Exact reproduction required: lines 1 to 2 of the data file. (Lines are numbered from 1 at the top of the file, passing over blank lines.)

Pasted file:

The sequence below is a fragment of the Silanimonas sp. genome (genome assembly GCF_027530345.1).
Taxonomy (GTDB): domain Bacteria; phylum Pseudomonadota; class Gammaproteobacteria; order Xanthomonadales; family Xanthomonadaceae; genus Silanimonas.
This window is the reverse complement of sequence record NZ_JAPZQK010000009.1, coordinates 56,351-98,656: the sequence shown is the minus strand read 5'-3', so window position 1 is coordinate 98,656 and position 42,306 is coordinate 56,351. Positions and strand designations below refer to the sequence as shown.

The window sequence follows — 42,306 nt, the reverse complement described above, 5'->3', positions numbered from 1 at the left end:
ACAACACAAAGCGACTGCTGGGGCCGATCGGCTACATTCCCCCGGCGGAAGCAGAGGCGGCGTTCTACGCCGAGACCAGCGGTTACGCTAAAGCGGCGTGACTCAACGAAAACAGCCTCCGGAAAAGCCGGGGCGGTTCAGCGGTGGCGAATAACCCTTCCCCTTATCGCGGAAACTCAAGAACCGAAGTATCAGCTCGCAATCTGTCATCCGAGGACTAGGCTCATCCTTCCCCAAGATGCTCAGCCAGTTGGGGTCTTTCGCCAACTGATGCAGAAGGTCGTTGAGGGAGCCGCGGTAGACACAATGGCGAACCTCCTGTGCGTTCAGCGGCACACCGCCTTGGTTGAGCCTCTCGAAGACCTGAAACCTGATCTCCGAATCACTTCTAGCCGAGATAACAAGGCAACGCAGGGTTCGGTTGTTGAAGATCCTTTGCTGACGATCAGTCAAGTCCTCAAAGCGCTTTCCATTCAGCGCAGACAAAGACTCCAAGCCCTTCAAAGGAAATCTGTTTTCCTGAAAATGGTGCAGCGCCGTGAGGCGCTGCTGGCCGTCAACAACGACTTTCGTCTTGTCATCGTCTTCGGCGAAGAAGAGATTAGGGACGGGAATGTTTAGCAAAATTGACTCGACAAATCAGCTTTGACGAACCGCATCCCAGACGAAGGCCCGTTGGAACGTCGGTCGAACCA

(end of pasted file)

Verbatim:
The sequence below is a fragment of the Silanimonas sp. genome (genome assembly GCF_027530345.1).
Taxonomy (GTDB): domain Bacteria; phylum Pseudomonadota; class Gammaproteobacteria; order Xanthomonadales; family Xanthomonadaceae; genus Silanimonas.